Under both the Death Star’s literal and metaphorical shadows, Rogue One is all about our response to change. We’re all familiar with the Empire’s superweapon by now, but it’s essential to acknowledge just how irrevocably changed the galactic status quo became in the wake of Alderaan’s destruction. What may be jarring to audiences today — and what separates Rogue One from The Force Awakens — is how it treats story canon. The hallowed grail of Disney’s newest cinematic universe, Rogue One is beside itself in elevating the previous films as Gospel. Repeat viewings will surely sweeten the sourness of blue milk references and soften the head-scratching appearance of Dr. Evazan. Harder to reconcile is the exact reason Lucasfilm would go out of its way for a C-3PO one-liner. Why does it matter that Gold Squadron was indeed at the Battle of Scarif? These are the small-fried details that plagued George Lucas’s later contributions, confusing familiarity with feeling, and repetition with “poetry.”  A Star Wars cinematic universe should add dots to the existing mosaic, not just connect ones that are already there.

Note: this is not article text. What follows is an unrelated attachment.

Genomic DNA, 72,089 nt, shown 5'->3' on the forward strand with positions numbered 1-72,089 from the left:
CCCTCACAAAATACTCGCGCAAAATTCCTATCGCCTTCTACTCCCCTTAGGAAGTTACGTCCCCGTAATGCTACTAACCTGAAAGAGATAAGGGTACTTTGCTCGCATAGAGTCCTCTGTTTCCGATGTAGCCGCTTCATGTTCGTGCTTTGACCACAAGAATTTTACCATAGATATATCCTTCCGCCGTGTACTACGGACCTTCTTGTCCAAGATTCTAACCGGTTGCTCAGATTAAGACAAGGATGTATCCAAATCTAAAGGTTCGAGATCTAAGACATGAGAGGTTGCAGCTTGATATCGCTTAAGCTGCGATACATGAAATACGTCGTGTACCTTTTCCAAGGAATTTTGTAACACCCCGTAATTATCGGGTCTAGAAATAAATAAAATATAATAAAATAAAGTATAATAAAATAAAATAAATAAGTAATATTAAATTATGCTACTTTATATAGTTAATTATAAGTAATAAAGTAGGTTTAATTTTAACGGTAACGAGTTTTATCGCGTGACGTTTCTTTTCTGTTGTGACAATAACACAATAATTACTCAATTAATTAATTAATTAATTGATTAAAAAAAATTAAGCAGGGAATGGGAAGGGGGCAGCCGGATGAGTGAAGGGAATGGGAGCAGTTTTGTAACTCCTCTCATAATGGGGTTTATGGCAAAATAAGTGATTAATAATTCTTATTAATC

Only time will tell, but I suspect Disney’s plans for future anthology stories will generate two cultures of fandom: 1) Those that cling to every new Skywalker chapter about the balancing of the Force and 2) those who prefer more of the same, likely with much less hand-wringing and hair-pulling. That’s both flawed and fine. Like this grubby war film has shown us, these things can be complicated.

Sideshow Sound Theatre: ‘Attack of the Clones’

My tireless colleagues at Sideshow Sound Theatre invited my opinions on the music of the Star Wars Prequel Trilogy for their “Score Guide” series of podcasts.

I was more than happy to share my love for “Across the Stars” from Attack of the Clones, which I believe to be John Williams’s strongest contribution to the franchise in the last 15 years. Of course, the entire episode is well worth a listen.

Score Guide – Star Wars Attack of the Clones (2002)